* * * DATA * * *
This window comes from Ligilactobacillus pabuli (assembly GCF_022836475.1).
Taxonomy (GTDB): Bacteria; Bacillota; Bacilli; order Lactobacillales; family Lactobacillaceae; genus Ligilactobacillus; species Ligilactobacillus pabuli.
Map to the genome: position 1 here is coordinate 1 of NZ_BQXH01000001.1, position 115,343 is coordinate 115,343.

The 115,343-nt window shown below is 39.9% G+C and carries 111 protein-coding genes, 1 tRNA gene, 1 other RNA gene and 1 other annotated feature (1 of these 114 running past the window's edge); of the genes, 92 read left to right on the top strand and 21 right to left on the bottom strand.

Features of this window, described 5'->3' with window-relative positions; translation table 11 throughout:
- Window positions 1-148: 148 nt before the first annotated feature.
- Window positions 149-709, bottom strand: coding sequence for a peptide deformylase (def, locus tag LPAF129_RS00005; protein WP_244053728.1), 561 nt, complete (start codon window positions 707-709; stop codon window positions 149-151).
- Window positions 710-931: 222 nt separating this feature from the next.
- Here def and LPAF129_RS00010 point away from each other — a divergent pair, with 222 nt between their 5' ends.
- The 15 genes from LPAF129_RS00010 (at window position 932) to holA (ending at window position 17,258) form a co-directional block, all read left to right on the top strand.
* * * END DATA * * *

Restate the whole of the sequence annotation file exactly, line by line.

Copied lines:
This window comes from Ligilactobacillus pabuli (assembly GCF_022836475.1).
Taxonomy (GTDB): Bacteria; Bacillota; Bacilli; order Lactobacillales; family Lactobacillaceae; genus Ligilactobacillus; species Ligilactobacillus pabuli.
Map to the genome: position 1 here is coordinate 1 of NZ_BQXH01000001.1, position 115,343 is coordinate 115,343.

The 115,343-nt window shown below is 39.9% G+C and carries 111 protein-coding genes, 1 tRNA gene, 1 other RNA gene and 1 other annotated feature (1 of these 114 running past the window's edge); of the genes, 92 read left to right on the top strand and 21 right to left on the bottom strand.

Features of this window, described 5'->3' with window-relative positions; translation table 11 throughout:
- Window positions 1-148: 148 nt before the first annotated feature.
- Window positions 149-709, bottom strand: coding sequence for a peptide deformylase (def, locus tag LPAF129_RS00005; protein WP_244053728.1), 561 nt, complete (start codon window positions 707-709; stop codon window positions 149-151).
- Window positions 710-931: 222 nt separating this feature from the next.
- Here def and LPAF129_RS00010 point away from each other — a divergent pair, with 222 nt between their 5' ends.
- The 15 genes from LPAF129_RS00010 (at window position 932) to holA (ending at window position 17,258) form a co-directional block, all read left to right on the top strand.